Devil’s Claw (Harpagophytum procumbens) Good or not?

Southern Africa is such a great place where you can find the strange-looking devil’s claw plant (Harpagophytum procumbens), which is named as such due to the uniquely shaped tips of its fruits. For many centuries, most of the African natives burrowed up the plant’s huge roots and chopped them up, before letting it dry in the sun. From the dried roots of the devil’s claw, the natives prepared a certain formulation that is intended for healing. And the formulations are then used as treatment for fever, indigestion, arthritis, as well as a number of other health conditions.

Devil’s claw was first introduced to the European and North American colonists in the 1950s, and after such introduction, the devil’s claw was then examined and studied for its chemical capabilities and potential for healing. The studies conducted led to the recent considerations that devil’s claw is effective as a treatment for the arthritis pains and stiffness of arthritis joints.

In fact, a handful of studies support such use of the devil’s claw for the reason that there was a report of mild pain relief and a reduction of inflammation in the year 1976 which compared the herb to the other arthritis drug. For that reason, an extract of the devil’s claw are sometimes injected around an arthritic joint, and this happens in parts of Europe. Swelling then subsides as an output.

It was also speculated that the herb can help to rouse the appetite and control the indigestion. As the strong boiled tea of the herb’s root, which has a bitter –tasting substances, is said to stimulate the appetite and calms the digestive complaints when sipped. In fact, the traditional healers in Africa continue to suggest it mainly for such purpose. Moreover, the German health authorities even consider the strong boiled tea of the devil’s claw as efficient for healing discomforts caused by peptic ulcers.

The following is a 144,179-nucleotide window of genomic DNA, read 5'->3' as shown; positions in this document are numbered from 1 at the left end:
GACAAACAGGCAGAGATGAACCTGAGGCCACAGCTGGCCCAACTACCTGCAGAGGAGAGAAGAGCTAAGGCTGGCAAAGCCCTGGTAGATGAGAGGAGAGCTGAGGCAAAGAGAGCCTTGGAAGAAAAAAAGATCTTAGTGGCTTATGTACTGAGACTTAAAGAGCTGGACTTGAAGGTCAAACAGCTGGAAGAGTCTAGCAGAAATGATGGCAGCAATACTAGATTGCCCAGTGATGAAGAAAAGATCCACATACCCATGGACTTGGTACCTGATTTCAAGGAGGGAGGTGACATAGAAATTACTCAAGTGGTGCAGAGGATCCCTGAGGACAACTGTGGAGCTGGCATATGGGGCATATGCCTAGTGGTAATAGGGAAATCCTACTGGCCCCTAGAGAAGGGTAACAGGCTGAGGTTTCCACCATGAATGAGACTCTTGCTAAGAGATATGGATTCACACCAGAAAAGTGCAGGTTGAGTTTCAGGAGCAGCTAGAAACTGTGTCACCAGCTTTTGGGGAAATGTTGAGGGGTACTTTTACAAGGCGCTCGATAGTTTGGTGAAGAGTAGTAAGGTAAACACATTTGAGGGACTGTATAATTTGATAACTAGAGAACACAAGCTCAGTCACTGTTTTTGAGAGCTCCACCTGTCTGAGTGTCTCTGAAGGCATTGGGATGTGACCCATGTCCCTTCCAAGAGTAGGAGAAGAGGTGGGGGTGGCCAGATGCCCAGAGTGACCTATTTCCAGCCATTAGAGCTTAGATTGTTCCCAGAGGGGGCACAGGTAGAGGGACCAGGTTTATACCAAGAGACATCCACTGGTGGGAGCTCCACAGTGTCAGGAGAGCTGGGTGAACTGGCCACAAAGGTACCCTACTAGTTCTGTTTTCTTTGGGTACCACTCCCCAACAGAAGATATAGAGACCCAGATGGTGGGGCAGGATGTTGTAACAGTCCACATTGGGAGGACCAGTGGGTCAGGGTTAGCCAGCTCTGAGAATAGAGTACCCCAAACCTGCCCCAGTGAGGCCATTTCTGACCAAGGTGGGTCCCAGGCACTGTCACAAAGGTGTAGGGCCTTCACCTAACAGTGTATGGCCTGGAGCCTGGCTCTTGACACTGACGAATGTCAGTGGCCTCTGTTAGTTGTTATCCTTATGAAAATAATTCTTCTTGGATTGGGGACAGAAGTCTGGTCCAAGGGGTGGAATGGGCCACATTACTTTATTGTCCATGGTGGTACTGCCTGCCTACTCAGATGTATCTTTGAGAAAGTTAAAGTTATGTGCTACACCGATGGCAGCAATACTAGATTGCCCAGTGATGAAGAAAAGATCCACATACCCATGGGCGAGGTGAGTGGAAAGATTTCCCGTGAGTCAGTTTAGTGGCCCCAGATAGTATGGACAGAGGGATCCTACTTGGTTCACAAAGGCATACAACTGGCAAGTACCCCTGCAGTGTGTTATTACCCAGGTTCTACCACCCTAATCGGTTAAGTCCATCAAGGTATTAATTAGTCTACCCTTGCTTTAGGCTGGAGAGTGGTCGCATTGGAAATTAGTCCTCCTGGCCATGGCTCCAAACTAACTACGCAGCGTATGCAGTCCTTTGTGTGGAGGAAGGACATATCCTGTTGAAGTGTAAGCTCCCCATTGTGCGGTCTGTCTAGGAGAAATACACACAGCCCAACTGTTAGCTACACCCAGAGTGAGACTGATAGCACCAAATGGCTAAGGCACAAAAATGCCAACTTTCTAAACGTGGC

However, there are really no direct and exact findings that will support some claims that the devil’s claw has anti-inflammatory properties, and that the devil’s claw greatly works to reduce pain and inflammation. So far, the latest findings on the potential of the devil’s claw for healing demonstrate that the herb does not really produce anti-inflammatory effects in similar way that a number of standard anti-inflammatory prescriptions do. However, the test-tube studies still indicate that devil’s claw has a certain painkilling and anti-inflammatory effects.

devil's claw

For further information, it has been reported from a study conducted in the year 1999 which is then published in the Europe that the devil’s claw has a slight effect for improving back pain, however such findings are said to be inconsistent. Specifically, it was nearly 200 individuals with chronic pain who were included in the study. Aside from that, there was a certain clinical trial which involve more than 115 people who suffer from back pain and reported an even more disappointing result. They found out no benefit at all for taking the devil’s claw as a medicine.

Even so, devil’s claw still continues to become widely popular and its side effects emerge to be negligible. And although some exact findings do not support that claim for certain effects of devil’s claw, many herbalist still persist to suggest the devil’s claw as an ancient African remedy in the form of tincture, powder, liquid, dried herb or tea, and capsule.

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